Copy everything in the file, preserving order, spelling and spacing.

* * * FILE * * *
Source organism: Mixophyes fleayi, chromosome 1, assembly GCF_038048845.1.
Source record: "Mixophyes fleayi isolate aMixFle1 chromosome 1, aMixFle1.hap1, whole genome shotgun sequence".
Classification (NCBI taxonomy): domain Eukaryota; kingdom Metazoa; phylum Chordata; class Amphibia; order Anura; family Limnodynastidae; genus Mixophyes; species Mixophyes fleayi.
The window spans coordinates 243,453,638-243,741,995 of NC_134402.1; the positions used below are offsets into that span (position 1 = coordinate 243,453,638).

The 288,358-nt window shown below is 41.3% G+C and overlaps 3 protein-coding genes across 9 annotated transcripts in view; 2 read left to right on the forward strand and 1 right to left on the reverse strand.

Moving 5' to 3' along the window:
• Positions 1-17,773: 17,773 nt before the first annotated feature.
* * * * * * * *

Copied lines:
Source organism: Mixophyes fleayi, chromosome 1, assembly GCF_038048845.1.
Source record: "Mixophyes fleayi isolate aMixFle1 chromosome 1, aMixFle1.hap1, whole genome shotgun sequence".
Classification (NCBI taxonomy): domain Eukaryota; kingdom Metazoa; phylum Chordata; class Amphibia; order Anura; family Limnodynastidae; genus Mixophyes; species Mixophyes fleayi.
The window spans coordinates 243,453,638-243,741,995 of NC_134402.1; the positions used below are offsets into that span (position 1 = coordinate 243,453,638).

The 288,358-nt window shown below is 41.3% G+C and overlaps 3 protein-coding genes across 9 annotated transcripts in view; 2 read left to right on the forward strand and 1 right to left on the reverse strand.

Moving 5' to 3' along the window:
• Positions 1-17,773: 17,773 nt before the first annotated feature.